In 1662, the Congregatio de Propaganda Fide (Congregation for Propagating the Faith) of the Catholic Church was created to propagate the Catholic faith in countries that weren’t Catholic. Propaganda, or the attempt to influence people to act and see things in a certain manner, has existed in a range of forms ever since. The most notorious use of propaganda occurred during World War II, when Adolf Hitler’s Nazi Party had almost complete control over everything that was published and broadcasted. But there have also been less extreme forms of propaganda. A US government agency was created during World War II in order to inform people of the situation, the Office of War Information. Its main goal was to coordinate the war news, using mainly radio broadcasts such as This is Our Enemy. Also, there were President Franklin D. Roosevelt’s fireside chats which were broadcasted on the radio and used to promote patriotism and avoid “false” rumors. Can these radio broadcasts, especially Roosevelt’s fireside chats, be considered as propaganda? They were propagandistic in the sense that they sought to accomplish certain official goals and influence the American population.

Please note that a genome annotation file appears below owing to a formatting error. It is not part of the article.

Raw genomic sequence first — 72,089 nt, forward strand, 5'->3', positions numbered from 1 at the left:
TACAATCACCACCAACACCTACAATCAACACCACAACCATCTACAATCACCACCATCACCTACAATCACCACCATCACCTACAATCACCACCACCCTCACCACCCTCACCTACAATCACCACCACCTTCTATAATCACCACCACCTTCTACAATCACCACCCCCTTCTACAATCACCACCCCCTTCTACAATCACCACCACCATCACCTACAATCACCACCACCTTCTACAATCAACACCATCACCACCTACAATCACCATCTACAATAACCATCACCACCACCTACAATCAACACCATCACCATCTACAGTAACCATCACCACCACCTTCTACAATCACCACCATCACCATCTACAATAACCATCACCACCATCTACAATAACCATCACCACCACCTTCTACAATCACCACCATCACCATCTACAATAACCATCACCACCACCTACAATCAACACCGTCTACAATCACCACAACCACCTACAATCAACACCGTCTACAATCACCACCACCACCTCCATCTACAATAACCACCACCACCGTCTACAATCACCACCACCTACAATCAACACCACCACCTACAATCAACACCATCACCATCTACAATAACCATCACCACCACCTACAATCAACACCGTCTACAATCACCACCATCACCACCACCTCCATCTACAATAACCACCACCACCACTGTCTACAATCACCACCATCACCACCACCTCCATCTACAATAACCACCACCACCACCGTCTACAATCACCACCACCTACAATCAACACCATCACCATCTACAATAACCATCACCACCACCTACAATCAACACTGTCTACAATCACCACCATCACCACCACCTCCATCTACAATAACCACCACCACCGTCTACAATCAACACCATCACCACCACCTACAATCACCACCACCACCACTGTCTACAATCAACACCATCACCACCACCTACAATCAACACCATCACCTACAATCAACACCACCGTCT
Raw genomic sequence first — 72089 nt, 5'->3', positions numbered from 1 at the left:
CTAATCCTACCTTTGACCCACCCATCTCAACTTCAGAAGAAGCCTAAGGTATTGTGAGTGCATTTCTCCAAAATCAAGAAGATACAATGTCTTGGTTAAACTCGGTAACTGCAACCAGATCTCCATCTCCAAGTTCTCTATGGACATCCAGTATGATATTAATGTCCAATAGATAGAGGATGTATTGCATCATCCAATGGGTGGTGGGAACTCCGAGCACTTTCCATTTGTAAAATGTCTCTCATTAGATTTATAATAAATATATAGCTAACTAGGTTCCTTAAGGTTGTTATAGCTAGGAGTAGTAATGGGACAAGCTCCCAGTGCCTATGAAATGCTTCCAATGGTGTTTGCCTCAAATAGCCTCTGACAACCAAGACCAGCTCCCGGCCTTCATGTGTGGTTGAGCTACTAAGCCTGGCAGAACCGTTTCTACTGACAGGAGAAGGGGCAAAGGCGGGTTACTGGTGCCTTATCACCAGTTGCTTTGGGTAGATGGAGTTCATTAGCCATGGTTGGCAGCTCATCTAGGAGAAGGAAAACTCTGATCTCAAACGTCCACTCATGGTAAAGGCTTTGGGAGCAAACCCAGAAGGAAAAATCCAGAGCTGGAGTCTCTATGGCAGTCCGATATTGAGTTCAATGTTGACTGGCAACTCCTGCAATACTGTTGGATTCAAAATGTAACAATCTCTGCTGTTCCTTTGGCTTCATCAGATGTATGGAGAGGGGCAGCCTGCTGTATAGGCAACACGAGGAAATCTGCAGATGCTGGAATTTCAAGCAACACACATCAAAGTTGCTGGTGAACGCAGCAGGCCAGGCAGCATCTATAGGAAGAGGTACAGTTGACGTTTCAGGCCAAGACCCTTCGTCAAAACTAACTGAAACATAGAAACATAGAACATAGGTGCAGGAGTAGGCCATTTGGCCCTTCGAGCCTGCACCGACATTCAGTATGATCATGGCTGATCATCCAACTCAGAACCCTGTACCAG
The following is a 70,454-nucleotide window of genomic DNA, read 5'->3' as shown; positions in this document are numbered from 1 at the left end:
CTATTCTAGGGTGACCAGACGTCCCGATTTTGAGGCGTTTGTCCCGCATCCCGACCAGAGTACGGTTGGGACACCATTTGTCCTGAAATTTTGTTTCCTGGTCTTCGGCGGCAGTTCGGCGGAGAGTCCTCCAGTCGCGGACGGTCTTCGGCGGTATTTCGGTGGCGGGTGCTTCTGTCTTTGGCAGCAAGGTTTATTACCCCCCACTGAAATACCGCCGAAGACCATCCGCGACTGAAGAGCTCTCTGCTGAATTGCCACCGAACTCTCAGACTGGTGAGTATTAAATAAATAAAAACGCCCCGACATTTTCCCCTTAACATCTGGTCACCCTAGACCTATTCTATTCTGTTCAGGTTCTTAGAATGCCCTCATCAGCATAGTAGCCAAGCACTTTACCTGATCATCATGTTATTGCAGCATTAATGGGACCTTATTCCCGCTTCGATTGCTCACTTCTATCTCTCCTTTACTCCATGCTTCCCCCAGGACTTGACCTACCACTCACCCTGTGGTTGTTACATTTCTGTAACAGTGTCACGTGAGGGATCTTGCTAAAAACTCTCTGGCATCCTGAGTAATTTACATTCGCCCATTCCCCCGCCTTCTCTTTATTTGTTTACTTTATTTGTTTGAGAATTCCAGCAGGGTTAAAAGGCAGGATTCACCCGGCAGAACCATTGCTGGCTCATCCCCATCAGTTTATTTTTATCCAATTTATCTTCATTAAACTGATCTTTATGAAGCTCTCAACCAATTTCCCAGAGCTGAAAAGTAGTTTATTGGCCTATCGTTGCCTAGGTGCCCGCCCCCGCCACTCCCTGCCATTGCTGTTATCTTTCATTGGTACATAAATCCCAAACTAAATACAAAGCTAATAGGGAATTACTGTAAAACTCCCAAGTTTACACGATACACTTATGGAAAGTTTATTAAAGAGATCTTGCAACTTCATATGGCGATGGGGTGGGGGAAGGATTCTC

In 1920, wireless broadcasts began to spread rapidly. It marked the beginning of regular, commercially licensed radio broadcasts in the United States and it ended the print monopoly of mass media. Newspaper and magazine sales decreased with the rise of the radio. By 1928, three national radio networks existed, two owned by the National Broadcasting Company and one by the Columbia Broadcasting System. Radio provided information much faster than newspapers, and the voice coming out of the radio really felt like someone was talking to you directly. That is one of the reasons why radio became so popular in such a short period of time. People became fond of this kind of news.